Your battery may also not charge if the embedded sensors detect that the amperage is too high. High amperage may damage your batteries. Also, if an alternating current is used to charge the battery, the battery will not charge. Alternating current needs to be converted to direct current to charge your battery. Your drone charger should be able to make this conversion and if it’s unable to do this, your battery may not charge. But again, this is technically a problem with the charger, and not the battery.
Damaged or ‘bricked’ battery
You may have heard of bricked batteries before and be wondering what the term means. Well, a bricked battery is one that has become damaged and may not be recoverable through normal means. So if your drone battery turns to brick, it’ll be as useful as brick or in clearer terms, almost useless.
There are a number of reasons why drone batteries may become bricked but the most common is long storage coupled with poor maintenance. There are things you should do before storing your drone for a long time to maintain the integrity of the battery. Also, some basic maintenance practices must be carried out occasionally. Failure to do this may result in the battery becoming completely discharged. And if a battery is completely discharged, you’ll be unable to charge it using the normal method as the cells would have lost their capacity to store a charge.
How to Fix a DJI Phantom Battery That’s Not Charging?
We’ve discussed the various reasons why your drone battery may not be charging. Now, it’s time to talk about the solutions. Below are specific ways you can fix the issue of your DJI Phantom battery not charging:
Replace faulty charger
Faulty or broken chargers are a very common cause of drone batteries not charging. We already discussed how to check if your charger is working or not earlier in this article. If you find out that your charger isn’t working, then you’ll have to get another one.
Be sure to get good quality chargers so your battery can be charged safely and efficiently.
Bring the battery out of hibernation mode
We’ve been talking a lot about the sensors embedded in drone batteries and how they protect the batteries from high amperage and short circuits. The sensors also protect the battery during long storage as they prevent the cells from being completely discharged. Should the cells become completely discharged, there’s a high chance that the battery may become permanently damaged.
DJI batteries have a hibernation mode that prevents the cells from being completely discharged. And that is why a battery that has been stored for a long time will not charge until you bring it out of hibernation mode. And how do you bring the battery out of hibernation mode? It just takes a bit of patience.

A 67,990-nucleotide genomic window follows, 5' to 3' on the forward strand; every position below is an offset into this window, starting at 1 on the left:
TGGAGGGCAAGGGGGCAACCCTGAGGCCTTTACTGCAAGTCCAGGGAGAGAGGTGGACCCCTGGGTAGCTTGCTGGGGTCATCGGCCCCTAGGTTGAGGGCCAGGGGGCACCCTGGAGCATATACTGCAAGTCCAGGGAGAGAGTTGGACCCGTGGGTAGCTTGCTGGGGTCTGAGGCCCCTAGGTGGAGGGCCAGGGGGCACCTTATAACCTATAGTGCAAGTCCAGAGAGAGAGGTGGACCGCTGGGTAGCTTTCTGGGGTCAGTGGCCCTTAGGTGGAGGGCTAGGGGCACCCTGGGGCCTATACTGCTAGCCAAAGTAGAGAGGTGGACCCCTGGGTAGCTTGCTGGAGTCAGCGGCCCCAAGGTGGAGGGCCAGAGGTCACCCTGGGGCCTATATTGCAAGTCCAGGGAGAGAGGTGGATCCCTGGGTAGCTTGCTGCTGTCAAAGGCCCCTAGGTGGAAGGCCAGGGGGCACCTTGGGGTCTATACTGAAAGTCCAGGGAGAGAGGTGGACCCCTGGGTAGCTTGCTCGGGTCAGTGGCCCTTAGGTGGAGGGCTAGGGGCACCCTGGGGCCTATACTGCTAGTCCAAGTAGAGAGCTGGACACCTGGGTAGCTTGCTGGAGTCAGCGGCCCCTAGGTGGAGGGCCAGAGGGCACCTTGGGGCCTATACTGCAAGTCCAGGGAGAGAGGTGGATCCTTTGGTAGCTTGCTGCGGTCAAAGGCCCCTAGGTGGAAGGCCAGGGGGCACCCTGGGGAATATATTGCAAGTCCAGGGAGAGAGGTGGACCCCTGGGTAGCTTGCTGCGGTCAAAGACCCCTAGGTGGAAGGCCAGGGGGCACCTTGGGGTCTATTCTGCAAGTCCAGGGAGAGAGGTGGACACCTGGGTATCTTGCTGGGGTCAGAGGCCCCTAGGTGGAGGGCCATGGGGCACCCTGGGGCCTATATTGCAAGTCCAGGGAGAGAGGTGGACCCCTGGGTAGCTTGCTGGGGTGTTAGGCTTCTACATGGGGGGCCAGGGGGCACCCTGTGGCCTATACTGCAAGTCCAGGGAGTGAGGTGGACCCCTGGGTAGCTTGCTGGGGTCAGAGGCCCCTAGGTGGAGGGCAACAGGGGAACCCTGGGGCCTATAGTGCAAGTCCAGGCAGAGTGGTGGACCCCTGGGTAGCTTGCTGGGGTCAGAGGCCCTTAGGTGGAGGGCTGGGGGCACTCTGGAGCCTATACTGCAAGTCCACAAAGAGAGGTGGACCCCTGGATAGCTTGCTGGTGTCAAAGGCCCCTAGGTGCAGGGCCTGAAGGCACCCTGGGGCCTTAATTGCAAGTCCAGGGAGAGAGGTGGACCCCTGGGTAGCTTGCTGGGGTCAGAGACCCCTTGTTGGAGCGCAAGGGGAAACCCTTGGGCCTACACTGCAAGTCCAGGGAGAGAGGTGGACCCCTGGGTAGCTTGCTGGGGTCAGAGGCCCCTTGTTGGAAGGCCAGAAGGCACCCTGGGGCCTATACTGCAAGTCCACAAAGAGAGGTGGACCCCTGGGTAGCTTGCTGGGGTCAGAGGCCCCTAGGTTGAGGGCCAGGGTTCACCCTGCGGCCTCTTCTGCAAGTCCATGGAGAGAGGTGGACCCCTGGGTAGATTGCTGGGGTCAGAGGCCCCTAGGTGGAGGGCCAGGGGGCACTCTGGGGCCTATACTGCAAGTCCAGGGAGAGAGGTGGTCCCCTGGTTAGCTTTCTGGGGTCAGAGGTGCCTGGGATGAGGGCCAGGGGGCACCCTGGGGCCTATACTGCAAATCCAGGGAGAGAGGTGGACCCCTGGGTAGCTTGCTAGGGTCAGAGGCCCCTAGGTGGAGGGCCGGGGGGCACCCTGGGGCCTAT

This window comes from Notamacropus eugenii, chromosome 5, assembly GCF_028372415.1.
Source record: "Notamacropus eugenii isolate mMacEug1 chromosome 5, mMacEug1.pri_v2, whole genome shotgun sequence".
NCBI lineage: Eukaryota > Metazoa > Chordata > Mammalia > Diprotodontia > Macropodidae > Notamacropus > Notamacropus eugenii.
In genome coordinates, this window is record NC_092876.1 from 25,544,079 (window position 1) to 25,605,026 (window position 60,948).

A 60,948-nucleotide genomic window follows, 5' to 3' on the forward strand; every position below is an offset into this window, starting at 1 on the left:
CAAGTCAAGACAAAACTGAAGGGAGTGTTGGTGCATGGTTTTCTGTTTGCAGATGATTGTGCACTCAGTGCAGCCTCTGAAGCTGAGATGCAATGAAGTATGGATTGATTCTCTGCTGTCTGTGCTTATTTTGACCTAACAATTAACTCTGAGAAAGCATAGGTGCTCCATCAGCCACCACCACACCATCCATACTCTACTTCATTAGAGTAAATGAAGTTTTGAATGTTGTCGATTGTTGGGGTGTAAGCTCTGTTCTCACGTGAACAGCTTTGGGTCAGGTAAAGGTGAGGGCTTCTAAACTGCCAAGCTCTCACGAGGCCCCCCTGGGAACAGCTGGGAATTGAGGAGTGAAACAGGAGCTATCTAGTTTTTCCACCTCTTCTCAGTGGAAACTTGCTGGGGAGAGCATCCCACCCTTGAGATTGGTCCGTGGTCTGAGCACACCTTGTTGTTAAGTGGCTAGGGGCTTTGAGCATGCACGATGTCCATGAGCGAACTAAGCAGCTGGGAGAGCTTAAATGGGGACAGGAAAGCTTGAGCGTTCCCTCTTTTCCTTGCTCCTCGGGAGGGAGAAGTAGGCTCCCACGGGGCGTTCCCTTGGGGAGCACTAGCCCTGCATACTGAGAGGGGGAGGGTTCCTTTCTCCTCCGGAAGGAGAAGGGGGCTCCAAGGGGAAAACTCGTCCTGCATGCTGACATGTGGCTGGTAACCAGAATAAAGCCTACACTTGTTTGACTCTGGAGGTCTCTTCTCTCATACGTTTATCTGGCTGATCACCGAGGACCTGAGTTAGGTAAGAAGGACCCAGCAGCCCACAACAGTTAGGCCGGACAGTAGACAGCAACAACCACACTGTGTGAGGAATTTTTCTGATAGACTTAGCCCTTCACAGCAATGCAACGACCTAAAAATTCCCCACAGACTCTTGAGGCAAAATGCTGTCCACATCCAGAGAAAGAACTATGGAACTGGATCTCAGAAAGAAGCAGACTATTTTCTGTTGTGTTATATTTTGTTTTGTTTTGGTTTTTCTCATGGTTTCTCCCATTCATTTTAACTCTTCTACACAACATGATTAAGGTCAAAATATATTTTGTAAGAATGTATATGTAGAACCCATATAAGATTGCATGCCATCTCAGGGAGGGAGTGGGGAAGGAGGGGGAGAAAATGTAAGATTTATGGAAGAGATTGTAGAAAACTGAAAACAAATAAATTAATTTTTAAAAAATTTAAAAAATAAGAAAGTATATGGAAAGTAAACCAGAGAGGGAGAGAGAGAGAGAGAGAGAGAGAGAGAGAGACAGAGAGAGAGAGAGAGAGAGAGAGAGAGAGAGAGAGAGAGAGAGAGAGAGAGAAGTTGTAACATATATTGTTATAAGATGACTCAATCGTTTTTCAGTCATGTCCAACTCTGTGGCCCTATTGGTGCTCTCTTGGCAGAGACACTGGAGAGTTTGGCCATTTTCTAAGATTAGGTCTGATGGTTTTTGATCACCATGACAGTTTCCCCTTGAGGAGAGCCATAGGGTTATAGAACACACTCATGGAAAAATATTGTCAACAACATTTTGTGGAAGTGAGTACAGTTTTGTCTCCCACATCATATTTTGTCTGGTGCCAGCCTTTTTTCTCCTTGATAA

You need to first know when a DJI battery is in hibernation mode. A solid red light is one of the indications that a battery has entered hibernation mode. Wait for about five minutes and see if the red light goes off. If it does, then it’s another indication that the battery is in hibernation mode.
Plug in the battery again and wait for a few hours. The battery will eventually come out of hibernation mode without you needing to do anything except wait patiently.
Fixing a bricked battery
You can’t charge a bricked battery by normal means. To charge a bricked battery, you’ll need the following materials: The bricked LiPo battery, a LiPo balance charger, and a NiMH (Nickel Metal Hydride Battery) charger.
If you have these tools available it should be pretty easy for you to recover your drone battery.
Start by first connecting the bricked battery to the NiMH charger. Charge the battery by using the lowest current which is usually 0.1A. Depending on the type of NiMH charger you are using, you may be able to select the output voltage. And if this is the case, choose a voltage that’s the same as your battery’s nominal voltage.
Your battery should have about 3.3 volts per cell after charging for a few minutes. Dividing the total charge of the battery by the number of cells will give you the charge per cell. So after you get about 3.3 volts per cell, it’s time to use the Lithium Polymer balance charger and then balance charge the battery at 0.5C or 1.0C. 0.5C is safer but will take longer to fully charge your battery than 1.0C.
After you are done balance charging your battery, then you are good to go as you now have a working full battery.